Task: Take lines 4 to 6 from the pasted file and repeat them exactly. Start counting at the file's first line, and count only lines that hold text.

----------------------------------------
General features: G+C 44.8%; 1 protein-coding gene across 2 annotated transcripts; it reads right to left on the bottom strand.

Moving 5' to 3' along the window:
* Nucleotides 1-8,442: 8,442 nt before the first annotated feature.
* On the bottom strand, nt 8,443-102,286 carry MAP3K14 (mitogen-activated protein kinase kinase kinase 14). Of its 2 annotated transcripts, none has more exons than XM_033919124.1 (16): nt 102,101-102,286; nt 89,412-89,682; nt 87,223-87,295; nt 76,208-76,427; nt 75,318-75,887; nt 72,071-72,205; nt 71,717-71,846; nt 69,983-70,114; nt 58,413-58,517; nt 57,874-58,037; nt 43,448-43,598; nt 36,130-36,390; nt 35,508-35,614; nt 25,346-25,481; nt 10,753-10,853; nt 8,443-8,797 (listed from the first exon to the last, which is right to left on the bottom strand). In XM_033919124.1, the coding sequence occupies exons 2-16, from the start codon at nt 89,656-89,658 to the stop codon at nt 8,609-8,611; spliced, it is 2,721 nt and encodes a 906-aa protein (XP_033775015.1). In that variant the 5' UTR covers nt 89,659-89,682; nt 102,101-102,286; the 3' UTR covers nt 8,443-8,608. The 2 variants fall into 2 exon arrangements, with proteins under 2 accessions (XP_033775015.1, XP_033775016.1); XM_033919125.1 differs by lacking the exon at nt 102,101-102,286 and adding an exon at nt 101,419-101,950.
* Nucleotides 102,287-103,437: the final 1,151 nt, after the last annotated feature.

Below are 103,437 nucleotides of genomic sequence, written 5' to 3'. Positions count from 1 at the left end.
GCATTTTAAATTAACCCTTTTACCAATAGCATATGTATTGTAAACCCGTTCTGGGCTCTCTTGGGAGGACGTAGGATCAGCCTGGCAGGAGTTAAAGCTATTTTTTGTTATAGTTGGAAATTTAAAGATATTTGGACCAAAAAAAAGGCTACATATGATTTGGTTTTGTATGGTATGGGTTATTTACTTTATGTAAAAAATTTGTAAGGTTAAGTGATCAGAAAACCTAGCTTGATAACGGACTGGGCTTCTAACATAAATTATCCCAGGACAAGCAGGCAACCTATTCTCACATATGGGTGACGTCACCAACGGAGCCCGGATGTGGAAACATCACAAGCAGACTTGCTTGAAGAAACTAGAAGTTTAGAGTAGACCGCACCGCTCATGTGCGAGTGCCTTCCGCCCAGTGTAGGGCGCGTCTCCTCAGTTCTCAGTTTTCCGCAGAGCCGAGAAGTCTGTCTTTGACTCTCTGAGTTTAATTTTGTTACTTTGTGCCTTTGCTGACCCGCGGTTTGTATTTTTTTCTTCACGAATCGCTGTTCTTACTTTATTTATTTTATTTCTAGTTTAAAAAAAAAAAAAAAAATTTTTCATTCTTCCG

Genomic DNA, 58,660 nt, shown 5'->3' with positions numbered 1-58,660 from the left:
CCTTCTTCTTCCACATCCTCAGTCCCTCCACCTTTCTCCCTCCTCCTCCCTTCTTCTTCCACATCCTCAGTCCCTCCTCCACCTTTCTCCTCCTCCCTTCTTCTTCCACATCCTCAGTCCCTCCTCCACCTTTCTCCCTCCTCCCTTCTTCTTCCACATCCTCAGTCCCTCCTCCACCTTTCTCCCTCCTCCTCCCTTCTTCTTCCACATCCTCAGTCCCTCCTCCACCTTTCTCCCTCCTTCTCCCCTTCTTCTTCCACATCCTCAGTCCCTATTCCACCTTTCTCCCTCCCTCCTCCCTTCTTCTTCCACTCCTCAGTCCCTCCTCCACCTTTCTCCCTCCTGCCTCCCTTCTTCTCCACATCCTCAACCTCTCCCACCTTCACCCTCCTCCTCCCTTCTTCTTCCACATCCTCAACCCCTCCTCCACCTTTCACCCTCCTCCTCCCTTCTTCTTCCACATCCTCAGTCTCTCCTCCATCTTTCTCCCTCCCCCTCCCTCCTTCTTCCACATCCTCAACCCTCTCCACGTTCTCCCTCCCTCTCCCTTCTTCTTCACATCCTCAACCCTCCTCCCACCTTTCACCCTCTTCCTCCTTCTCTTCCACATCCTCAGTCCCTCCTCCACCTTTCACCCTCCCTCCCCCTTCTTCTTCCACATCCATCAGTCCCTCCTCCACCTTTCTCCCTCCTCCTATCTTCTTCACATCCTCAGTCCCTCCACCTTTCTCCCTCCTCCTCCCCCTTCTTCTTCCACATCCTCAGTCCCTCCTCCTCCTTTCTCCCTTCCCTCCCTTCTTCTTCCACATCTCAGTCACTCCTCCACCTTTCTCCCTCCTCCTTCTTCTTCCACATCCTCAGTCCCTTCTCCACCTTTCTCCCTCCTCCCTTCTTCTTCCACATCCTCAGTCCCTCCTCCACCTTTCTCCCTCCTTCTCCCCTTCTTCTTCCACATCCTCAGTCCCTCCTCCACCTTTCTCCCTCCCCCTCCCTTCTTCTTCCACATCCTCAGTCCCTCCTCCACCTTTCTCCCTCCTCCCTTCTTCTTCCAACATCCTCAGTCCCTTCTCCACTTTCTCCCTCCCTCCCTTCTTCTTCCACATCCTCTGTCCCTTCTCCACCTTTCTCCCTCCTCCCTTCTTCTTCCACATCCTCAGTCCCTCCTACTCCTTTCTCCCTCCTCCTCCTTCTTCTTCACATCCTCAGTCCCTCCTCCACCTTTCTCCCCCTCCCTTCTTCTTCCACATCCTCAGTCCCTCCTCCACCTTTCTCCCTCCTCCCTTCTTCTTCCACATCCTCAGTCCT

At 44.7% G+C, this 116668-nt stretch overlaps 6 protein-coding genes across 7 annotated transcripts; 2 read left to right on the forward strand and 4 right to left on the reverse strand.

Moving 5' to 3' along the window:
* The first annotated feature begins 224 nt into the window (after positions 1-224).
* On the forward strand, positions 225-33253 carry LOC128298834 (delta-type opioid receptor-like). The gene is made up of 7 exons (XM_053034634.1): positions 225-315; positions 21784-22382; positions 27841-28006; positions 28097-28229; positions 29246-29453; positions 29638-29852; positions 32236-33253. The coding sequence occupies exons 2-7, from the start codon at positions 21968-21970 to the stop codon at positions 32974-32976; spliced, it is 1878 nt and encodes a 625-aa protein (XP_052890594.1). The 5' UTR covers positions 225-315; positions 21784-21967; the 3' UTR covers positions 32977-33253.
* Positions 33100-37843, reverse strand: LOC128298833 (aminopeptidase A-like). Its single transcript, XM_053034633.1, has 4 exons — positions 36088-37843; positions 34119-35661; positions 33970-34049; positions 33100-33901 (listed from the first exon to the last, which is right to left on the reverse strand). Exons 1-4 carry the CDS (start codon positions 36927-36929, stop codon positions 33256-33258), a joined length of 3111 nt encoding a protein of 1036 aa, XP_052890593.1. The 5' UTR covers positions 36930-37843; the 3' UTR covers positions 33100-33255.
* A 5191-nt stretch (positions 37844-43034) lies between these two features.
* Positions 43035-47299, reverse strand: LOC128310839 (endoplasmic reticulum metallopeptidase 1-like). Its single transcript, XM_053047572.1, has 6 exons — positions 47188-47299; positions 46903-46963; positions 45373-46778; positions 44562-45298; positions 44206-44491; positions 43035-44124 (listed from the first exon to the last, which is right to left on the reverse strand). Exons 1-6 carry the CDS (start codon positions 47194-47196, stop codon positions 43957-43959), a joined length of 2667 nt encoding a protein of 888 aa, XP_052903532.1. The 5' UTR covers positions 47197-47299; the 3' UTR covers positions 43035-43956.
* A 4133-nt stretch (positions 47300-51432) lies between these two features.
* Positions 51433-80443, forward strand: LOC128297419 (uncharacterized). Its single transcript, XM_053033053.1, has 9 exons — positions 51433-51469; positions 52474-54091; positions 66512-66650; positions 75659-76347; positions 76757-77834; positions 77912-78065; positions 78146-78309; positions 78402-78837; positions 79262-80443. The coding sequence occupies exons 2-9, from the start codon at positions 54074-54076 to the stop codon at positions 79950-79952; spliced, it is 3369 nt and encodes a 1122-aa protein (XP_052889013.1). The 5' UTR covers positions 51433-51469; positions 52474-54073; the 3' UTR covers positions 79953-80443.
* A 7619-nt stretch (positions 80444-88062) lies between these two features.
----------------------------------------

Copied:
* On the bottom strand, nt 8,443-102,286 carry MAP3K14 (mitogen-activated protein kinase kinase kinase 14). Of its 2 annotated transcripts, none has more exons than XM_033919124.1 (16): nt 102,101-102,286; nt 89,412-89,682; nt 87,223-87,295; nt 76,208-76,427; nt 75,318-75,887; nt 72,071-72,205; nt 71,717-71,846; nt 69,983-70,114; nt 58,413-58,517; nt 57,874-58,037; nt 43,448-43,598; nt 36,130-36,390; nt 35,508-35,614; nt 25,346-25,481; nt 10,753-10,853; nt 8,443-8,797 (listed from the first exon to the last, which is right to left on the bottom strand). In XM_033919124.1, the coding sequence occupies exons 2-16, from the start codon at nt 89,656-89,658 to the stop codon at nt 8,609-8,611; spliced, it is 2,721 nt and encodes a 906-aa protein (XP_033775015.1). In that variant the 5' UTR covers nt 89,659-89,682; nt 102,101-102,286; the 3' UTR covers nt 8,443-8,608. The 2 variants fall into 2 exon arrangements, with proteins under 2 accessions (XP_033775015.1, XP_033775016.1); XM_033919125.1 differs by lacking the exon at nt 102,101-102,286 and adding an exon at nt 101,419-101,950.
* Nucleotides 102,287-103,437: the final 1,151 nt, after the last annotated feature.

Below are 103,437 nucleotides of genomic sequence, written 5' to 3'. Positions count from 1 at the left end.